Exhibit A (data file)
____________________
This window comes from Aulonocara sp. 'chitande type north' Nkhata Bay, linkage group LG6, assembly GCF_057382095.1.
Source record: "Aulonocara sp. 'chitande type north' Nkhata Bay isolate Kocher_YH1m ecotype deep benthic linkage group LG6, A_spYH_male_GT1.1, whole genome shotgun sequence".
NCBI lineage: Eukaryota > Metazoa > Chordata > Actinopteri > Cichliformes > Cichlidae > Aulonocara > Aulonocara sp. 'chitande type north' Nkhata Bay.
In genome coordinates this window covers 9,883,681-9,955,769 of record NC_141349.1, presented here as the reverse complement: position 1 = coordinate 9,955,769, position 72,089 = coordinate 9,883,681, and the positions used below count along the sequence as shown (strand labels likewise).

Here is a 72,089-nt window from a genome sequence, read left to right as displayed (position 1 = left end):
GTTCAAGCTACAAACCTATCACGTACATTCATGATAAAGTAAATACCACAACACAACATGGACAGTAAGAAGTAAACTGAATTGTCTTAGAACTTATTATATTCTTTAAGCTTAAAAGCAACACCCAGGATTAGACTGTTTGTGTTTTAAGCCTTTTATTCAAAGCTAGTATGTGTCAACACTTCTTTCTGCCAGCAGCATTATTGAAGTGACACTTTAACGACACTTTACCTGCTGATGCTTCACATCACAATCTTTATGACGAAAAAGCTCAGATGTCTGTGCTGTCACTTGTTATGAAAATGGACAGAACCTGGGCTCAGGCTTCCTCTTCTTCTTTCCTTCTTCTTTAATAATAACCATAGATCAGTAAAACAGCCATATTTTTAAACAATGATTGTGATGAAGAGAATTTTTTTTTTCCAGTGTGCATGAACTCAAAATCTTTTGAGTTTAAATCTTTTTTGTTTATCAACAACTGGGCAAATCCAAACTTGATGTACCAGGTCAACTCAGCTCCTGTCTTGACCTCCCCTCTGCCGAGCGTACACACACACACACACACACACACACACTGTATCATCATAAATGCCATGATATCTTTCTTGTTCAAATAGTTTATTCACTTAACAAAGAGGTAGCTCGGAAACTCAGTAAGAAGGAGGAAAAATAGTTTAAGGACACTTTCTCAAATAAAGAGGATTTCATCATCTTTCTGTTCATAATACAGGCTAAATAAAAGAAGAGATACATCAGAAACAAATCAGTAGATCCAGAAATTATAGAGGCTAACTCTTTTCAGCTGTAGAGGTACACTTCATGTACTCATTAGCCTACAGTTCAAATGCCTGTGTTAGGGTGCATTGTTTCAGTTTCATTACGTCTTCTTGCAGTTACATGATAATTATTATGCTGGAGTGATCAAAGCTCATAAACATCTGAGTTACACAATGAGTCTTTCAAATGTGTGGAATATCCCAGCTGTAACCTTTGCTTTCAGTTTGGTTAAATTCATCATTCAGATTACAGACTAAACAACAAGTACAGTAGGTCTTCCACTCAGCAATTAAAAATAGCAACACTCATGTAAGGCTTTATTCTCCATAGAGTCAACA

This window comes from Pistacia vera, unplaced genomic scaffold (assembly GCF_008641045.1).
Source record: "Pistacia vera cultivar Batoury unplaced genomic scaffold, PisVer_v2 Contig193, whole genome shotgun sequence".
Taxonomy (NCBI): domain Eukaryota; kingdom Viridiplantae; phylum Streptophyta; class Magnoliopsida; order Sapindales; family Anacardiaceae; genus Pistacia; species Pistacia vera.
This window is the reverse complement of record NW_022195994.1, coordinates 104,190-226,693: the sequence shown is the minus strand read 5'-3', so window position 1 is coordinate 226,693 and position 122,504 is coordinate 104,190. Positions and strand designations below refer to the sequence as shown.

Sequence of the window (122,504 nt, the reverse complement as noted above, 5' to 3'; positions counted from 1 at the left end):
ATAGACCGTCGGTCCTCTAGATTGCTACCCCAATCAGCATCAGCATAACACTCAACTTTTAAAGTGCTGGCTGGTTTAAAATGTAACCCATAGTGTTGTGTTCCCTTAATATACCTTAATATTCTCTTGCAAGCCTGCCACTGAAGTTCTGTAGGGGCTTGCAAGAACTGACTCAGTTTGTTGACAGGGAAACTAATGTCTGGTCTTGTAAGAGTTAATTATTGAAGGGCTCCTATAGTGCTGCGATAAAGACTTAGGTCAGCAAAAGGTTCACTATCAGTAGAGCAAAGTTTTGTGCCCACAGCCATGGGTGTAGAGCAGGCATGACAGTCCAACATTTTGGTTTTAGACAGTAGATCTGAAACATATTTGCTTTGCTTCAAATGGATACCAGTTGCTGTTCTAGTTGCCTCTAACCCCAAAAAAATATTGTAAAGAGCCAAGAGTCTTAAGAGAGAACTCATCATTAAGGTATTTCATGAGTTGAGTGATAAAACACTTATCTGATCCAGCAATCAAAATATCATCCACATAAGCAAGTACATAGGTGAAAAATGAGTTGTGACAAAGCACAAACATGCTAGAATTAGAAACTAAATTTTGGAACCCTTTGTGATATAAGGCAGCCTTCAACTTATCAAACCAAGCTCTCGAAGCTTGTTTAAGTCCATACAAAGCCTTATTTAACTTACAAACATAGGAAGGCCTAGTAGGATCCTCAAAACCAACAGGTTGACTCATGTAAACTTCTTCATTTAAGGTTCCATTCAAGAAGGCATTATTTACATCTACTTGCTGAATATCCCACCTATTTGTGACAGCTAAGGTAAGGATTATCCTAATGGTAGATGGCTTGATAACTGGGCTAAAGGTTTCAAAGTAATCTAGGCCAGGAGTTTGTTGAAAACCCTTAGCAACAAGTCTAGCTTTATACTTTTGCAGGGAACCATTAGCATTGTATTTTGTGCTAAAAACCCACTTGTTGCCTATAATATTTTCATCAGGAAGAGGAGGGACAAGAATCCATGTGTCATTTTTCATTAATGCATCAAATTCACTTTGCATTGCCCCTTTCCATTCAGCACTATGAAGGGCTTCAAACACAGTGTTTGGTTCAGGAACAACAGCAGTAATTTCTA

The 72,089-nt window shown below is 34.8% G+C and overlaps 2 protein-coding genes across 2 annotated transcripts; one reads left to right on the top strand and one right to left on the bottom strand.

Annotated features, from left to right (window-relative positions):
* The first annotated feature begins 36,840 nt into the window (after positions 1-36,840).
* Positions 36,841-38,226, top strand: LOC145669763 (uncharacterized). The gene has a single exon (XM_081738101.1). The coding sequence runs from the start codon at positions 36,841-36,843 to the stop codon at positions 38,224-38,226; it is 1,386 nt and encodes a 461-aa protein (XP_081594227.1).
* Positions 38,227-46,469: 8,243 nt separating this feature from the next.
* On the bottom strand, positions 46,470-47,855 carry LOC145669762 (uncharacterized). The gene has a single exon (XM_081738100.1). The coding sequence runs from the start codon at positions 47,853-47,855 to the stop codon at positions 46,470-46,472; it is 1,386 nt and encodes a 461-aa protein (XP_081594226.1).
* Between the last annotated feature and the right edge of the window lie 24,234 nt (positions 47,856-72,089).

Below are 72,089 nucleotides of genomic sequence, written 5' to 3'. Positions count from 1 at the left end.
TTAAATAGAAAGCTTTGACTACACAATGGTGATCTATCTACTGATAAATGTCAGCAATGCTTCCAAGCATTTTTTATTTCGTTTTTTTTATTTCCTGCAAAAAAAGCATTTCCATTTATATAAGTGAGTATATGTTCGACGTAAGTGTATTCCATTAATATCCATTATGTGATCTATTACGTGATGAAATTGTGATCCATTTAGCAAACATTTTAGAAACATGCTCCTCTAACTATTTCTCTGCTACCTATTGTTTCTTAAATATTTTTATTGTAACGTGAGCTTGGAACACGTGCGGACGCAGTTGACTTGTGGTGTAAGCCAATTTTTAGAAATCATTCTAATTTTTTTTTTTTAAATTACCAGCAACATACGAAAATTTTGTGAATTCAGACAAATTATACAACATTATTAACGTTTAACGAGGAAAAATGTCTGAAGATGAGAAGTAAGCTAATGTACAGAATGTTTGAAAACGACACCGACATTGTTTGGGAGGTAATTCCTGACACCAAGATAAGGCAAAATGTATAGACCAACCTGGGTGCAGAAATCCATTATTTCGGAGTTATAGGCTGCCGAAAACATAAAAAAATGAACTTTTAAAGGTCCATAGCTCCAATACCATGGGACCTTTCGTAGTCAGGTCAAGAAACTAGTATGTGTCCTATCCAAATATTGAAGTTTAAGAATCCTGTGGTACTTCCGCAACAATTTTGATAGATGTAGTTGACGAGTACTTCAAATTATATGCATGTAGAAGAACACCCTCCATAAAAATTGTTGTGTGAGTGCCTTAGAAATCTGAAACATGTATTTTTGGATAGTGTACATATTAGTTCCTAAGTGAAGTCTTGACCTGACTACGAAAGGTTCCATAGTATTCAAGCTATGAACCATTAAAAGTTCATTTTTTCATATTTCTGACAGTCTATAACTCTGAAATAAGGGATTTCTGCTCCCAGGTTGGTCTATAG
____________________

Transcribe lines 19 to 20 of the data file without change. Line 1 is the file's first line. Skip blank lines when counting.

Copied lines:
* Between the last annotated feature and the right edge of the window lie 24,234 nt (positions 47,856-72,089).

Below are 72,089 nucleotides of genomic sequence, written 5' to 3'. Positions count from 1 at the left end.